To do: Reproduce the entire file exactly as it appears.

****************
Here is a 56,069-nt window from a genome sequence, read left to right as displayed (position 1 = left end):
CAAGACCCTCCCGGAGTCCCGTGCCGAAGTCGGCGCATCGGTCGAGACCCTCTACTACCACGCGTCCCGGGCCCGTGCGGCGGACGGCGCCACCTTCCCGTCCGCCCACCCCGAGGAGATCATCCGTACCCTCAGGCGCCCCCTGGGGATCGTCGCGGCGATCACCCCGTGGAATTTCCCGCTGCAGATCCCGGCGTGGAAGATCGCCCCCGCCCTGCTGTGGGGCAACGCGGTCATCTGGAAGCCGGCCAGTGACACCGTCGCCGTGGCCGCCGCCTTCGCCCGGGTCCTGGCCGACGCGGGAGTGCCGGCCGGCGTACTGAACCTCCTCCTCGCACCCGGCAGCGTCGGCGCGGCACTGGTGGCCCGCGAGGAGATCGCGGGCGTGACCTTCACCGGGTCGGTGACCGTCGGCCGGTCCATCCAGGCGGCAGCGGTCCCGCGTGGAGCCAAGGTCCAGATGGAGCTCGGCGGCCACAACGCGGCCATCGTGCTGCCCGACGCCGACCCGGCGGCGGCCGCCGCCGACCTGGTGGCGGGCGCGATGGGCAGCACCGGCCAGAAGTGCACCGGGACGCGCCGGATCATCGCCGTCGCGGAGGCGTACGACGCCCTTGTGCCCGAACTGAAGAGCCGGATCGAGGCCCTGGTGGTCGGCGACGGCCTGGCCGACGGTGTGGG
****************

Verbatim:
Here is a 56,069-nt window from a genome sequence, read left to right as displayed (position 1 = left end):
CAAGACCCTCCCGGAGTCCCGTGCCGAAGTCGGCGCATCGGTCGAGACCCTCTACTACCACGCGTCCCGGGCCCGTGCGGCGGACGGCGCCACCTTCCCGTCCGCCCACCCCGAGGAGATCATCCGTACCCTCAGGCGCCCCCTGGGGATCGTCGCGGCGATCACCCCGTGGAATTTCCCGCTGCAGATCCCGGCGTGGAAGATCGCCCCCGCCCTGCTGTGGGGCAACGCGGTCATCTGGAAGCCGGCCAGTGACACCGTCGCCGTGGCCGCCGCCTTCGCCCGGGTCCTGGCCGACGCGGGAGTGCCGGCCGGCGTACTGAACCTCCTCCTCGCACCCGGCAGCGTCGGCGCGGCACTGGTGGCCCGCGAGGAGATCGCGGGCGTGACCTTCACCGGGTCGGTGACCGTCGGCCGGTCCATCCAGGCGGCAGCGGTCCCGCGTGGAGCCAAGGTCCAGATGGAGCTCGGCGGCCACAACGCGGCCATCGTGCTGCCCGACGCCGACCCGGCGGCGGCCGCCGCCGACCTGGTGGCGGGCGCGATGGGCAGCACCGGCCAGAAGTGCACCGGGACGCGCCGGATCATCGCCGTCGCGGAGGCGTACGACGCCCTTGTGCCCGAACTGAAGAGCCGGATCGAGGCCCTGGTGGTCGGCGACGGCCTGGCCGACGGTGTGGG